In the days of yore, he flew the skies and scorched angry mobs—now he hides from swamp tour boats and rises only with the greatest reluctance from his Laz-Z-Boy recliner. Laying low in the bayou, this once-magnificent fire breather has been reduced to lighting Marlboros with nose sparks, swilling Absolut in a Flashdance T-shirt, and binging Netflix in a fishing shack. For centuries, he struck fear in hearts far and wide as Wyvern, Lord Highfire of the Highfire Eyrie—now he goes by Vern. However…he has survived, unlike the rest. He is the last of his kind, the last dragon. Still, no amount of vodka can drown the loneliness in his molten core. Vern’s glory days are long gone. Or are they?
A canny Cajun swamp rat, young Everett “Squib” Moreau does what he can to survive, trying not to break the heart of his saintly single mother. He’s finally decided to work for a shady smuggler—but on his first night, he witnesses his boss murdered by a crooked constable.
Regence Hooke is not just a dirty cop, he’s a despicable human being—who happens to want Squib’s momma in the worst way. When Hooke goes after his hidden witness with a grenade launcher, Squib finds himself airlifted from certain death by…a dragon?
The swamp can make strange bedfellows, and rather than be fried alive so the dragon can keep his secret, Squib strikes a deal with the scaly apex predator. He can act as his go-between (aka familiar)—fetch his vodka, keep him company, etc.—in exchange for protection from Hooke. Soon the three of them are careening headlong toward a combustible confrontation. There’s about to be a fiery reckoning, in which either dragons finally go extinct—or Vern’s glory days are back.
I picked up Highfire due to what I had heard from other readers, which basically can be summed up as such: “It is about a lazy, oft-drunk dragon who has a crude sense of humor. Oh, plus murder or something.” That was about where my expectations were. I was looking forward to a funny, snarky, juvenile book about a dragon with some kind of plot snuck in there, and that is exactly what I got. I would say this book lived up to my expectations.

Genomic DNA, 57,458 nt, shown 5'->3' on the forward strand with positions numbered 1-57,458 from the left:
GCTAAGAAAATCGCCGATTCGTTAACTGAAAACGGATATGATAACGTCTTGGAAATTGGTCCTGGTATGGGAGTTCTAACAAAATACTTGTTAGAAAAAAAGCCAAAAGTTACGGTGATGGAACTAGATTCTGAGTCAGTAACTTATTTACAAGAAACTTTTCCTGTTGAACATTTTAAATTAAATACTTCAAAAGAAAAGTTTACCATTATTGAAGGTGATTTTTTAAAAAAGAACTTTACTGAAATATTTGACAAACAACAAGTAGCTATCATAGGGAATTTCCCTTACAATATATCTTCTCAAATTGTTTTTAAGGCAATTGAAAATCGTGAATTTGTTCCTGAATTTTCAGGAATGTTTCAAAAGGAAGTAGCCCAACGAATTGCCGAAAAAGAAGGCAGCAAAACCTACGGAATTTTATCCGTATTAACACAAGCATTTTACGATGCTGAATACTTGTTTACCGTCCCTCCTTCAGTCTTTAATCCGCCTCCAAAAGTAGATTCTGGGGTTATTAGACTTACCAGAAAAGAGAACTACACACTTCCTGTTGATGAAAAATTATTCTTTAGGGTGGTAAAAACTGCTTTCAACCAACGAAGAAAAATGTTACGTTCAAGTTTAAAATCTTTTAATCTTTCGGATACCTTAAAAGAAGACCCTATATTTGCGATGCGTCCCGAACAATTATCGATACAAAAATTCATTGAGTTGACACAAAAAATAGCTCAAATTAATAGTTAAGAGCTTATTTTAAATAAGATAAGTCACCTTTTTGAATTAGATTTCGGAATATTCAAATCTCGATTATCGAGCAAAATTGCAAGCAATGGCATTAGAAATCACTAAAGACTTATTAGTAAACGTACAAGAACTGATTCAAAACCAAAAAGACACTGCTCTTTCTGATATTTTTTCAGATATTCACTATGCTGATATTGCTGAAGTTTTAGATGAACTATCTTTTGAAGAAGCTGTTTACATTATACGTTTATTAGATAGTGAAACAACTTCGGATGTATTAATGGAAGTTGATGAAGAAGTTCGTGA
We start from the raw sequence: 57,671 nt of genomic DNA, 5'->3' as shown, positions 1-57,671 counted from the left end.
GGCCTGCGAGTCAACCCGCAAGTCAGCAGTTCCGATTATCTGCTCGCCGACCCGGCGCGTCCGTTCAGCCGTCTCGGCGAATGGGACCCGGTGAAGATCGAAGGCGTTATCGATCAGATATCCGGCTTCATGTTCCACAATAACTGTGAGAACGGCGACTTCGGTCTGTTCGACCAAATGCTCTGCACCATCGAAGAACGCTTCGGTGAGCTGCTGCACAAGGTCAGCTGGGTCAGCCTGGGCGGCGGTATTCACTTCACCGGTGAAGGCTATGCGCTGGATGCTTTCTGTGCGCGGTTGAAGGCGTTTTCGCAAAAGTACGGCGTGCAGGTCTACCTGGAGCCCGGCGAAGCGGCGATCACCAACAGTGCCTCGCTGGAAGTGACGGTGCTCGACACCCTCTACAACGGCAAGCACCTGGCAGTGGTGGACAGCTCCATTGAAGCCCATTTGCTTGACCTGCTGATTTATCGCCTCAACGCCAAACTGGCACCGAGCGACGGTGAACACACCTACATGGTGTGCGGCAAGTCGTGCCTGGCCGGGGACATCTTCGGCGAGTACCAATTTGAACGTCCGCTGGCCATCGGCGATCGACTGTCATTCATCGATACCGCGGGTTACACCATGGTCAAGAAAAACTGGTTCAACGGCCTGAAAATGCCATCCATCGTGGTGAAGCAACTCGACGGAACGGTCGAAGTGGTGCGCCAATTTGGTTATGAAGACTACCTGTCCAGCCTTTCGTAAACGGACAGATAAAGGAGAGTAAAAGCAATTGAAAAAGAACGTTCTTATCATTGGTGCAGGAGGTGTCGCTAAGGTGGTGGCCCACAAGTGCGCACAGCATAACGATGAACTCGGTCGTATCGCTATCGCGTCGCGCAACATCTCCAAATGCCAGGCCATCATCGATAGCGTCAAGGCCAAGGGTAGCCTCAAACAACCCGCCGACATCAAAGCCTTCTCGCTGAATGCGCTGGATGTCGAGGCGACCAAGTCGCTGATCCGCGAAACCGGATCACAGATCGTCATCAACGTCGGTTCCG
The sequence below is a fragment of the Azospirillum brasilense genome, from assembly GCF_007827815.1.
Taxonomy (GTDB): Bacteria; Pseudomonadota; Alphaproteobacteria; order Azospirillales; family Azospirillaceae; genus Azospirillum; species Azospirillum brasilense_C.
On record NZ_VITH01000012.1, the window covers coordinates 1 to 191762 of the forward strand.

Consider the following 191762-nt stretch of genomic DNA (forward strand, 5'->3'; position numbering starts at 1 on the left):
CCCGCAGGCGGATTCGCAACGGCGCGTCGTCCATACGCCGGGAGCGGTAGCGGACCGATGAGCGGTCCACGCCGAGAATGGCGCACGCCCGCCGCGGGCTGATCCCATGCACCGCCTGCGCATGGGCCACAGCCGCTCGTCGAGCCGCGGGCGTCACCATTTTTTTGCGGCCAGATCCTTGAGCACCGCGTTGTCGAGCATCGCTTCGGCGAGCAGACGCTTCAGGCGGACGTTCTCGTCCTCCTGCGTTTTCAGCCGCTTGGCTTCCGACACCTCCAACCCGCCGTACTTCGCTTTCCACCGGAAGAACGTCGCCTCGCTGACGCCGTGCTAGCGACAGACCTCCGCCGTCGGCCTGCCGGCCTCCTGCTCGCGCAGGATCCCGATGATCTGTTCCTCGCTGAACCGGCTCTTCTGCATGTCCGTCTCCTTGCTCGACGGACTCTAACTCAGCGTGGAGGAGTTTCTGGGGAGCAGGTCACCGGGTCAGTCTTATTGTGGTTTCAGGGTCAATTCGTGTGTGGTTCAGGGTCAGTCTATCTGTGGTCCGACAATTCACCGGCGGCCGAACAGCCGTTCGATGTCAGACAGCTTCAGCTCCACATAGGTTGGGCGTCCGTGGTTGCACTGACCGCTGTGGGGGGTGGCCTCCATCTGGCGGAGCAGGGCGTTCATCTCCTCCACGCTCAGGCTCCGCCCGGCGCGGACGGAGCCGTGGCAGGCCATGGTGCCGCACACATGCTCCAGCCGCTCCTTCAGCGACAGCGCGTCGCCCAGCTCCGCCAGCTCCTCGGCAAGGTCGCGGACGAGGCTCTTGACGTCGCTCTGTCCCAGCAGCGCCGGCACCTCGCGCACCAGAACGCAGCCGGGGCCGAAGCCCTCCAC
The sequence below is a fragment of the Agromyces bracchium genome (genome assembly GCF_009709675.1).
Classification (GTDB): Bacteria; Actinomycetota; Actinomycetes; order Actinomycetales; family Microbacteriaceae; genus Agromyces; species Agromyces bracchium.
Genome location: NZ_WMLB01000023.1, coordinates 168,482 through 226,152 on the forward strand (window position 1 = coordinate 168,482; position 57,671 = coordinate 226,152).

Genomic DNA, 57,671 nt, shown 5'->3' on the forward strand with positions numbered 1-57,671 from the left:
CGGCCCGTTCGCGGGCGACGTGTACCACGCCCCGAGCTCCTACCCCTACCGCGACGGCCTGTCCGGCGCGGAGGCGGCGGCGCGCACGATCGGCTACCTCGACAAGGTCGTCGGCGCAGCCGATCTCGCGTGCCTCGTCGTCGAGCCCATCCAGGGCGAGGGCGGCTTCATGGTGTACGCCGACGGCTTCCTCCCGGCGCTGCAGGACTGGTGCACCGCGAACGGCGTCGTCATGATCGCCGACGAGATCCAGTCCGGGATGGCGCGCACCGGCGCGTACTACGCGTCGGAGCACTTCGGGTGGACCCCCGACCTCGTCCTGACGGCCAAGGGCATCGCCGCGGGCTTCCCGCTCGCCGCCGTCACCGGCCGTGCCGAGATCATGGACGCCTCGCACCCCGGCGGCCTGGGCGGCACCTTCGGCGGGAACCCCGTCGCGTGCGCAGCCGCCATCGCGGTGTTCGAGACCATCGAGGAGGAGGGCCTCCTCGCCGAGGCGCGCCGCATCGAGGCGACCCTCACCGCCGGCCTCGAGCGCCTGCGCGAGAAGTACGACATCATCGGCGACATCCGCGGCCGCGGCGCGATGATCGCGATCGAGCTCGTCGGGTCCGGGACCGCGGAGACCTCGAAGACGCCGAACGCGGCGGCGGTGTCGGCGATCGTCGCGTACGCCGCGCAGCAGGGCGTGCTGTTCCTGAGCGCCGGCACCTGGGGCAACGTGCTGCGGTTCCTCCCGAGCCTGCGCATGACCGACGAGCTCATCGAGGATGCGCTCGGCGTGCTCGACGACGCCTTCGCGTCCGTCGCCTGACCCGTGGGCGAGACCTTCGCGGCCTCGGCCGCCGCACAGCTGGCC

Having never read any of Eion Colfer’s work before, I came in unfamiliar with the author’s writing style; though, I figure this is very different than any of his other books. Highfire is heavily character-driven, with three main characters getting most of the page space: Vern (the dragon), Everett “Squib” (the teenage boy), and Regence (the cop). Clearly Vern steals the show, cursing and making raunchy jokes from the first pages. A veritable Al Bundy, he never slows down during the entire narrative; no matter the situation, Vern has something brash to say about it. This appeals to the teenage boy who still lives inside my supposed adult body. I laughed early and often. Speaking of teenage boys, Everett is also a great character. Imagine finding a talking dragon at the age of 15? That reaction is what you get from Squib, who actually ends up bringing a lot of balance to the story. He often acts more stable than the actual adults in the room while also trying to keep his own life together. The man trying to take that life apart is Regence Hooke, dirty cop/drug and weapons dealer/murderer. He is completely psychotic, and it is his actions that bring the story along, for the most part. Vern, Squib, et al, would be just happy to let things lie, but Regence is a power hungry psycho and is not content with the status quo.
What ensues is a chaotic mess. The plot at the beginning of the book is a very interesting “what a tangled web we weave” type of thing. I definitely enjoyed how things started. I would not say I did not like the end, but things do unravel in the second half. Honestly, after thinking back on it I feel the author might have just said “I have all these ideas about how dragons function and what they can do… how do I concoct a plot that fits and allows me to show off some cool dragon shit?”, as opposed to the other way around. Which I do not mind, by the way, because Vern does do a lot of cool dragon shit. It is a fun story. Vern is awesome (also, he may have learned a few things along the way and experienced some personal growth). Squib is relatable. Regence is an unstable psycho.
I really liked the setting of Highfire, as well. The story takes place in southern Louisiana, which actually adds a little depth to a story that is razor thin. First of all, everyone speaks with a southern Louisiana accent (except for Vern, who is thousands of years old). It adds some flavor to the dialogue. Also, the author used elements of the setting to make things more interesting. There are swamps and alligators galore and people going up and down the river in boats. I love the way the author used the setting not just as somewhere for the story to take place but as a way of adding dimension to the story.
Overall, Highfire was a fun book. Vern is my guy, and I think I would like to sit down and have a beer with him (or even a martini). This book is not for everyone, though; if you like your dragons to act their age, you may want to skip it. But I smiled the whole way through, so I am recommending this book for anyone who likes that kind of thing.